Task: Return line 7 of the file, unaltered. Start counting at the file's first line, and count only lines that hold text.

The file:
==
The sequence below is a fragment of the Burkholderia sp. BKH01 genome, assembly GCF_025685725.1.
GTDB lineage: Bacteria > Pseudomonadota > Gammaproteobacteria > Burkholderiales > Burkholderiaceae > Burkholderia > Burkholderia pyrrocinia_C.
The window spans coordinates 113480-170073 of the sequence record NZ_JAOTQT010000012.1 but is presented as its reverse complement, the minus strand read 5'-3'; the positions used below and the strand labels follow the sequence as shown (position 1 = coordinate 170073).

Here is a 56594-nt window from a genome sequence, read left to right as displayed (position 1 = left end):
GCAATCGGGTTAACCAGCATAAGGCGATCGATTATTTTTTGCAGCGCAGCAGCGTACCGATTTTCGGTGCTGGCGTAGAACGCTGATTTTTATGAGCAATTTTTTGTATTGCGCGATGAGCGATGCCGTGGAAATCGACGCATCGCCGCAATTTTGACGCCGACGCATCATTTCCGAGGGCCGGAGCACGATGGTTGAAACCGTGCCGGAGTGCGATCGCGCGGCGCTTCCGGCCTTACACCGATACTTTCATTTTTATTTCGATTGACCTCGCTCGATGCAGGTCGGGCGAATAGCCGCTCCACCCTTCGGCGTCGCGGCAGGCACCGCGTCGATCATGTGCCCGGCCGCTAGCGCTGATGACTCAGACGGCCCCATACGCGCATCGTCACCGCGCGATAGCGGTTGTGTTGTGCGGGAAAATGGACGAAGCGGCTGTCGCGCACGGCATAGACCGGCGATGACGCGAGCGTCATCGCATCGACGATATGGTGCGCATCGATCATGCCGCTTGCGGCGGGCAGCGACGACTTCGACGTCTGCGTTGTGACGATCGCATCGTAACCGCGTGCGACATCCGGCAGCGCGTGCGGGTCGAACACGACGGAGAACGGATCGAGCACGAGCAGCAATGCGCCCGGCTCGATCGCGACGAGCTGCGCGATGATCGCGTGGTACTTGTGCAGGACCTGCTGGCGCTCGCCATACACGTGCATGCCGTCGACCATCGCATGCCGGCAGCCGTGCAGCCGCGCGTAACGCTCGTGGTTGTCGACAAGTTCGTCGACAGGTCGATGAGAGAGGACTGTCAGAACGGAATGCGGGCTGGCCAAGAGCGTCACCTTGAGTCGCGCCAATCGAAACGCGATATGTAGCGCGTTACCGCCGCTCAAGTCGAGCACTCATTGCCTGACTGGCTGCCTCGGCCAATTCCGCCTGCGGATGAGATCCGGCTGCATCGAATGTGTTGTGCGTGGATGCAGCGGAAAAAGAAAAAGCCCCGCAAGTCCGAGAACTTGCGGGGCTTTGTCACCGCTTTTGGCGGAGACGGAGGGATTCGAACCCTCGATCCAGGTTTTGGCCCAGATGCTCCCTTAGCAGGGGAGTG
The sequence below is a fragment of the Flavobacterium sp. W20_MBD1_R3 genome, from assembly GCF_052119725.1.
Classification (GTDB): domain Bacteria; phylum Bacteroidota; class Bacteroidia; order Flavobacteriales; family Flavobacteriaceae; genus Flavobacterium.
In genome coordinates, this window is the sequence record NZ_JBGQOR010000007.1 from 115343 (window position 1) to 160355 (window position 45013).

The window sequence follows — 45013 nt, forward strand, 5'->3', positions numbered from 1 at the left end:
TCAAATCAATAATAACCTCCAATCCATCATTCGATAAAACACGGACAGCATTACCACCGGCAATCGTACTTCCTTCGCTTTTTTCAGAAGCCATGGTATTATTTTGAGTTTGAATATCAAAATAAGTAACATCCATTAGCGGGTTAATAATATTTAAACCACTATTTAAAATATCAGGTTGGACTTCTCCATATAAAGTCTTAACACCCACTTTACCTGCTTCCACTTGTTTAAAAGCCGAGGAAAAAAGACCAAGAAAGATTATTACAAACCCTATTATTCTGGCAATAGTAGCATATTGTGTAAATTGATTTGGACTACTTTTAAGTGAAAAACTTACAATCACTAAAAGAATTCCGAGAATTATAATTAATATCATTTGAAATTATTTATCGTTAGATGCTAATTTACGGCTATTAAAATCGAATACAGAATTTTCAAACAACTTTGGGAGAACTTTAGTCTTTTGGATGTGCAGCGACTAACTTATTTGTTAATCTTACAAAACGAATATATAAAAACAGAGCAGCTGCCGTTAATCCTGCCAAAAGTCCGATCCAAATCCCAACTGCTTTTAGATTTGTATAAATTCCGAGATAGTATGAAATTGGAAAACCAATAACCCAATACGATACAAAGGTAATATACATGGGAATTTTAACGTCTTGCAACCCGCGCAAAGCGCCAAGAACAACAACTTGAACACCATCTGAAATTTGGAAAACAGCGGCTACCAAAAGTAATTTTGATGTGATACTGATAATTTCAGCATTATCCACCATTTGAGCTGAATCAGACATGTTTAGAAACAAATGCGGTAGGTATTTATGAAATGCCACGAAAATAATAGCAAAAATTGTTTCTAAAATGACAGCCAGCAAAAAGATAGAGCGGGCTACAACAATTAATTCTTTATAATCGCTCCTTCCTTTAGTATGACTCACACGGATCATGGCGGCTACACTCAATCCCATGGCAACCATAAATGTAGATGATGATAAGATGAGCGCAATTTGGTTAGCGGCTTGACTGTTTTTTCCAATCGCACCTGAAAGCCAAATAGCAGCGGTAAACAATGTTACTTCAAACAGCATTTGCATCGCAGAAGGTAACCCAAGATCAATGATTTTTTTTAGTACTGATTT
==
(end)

Classification (GTDB): domain Bacteria; phylum Bacteroidota; class Bacteroidia; order Flavobacteriales; family Flavobacteriaceae; genus Flavobacterium.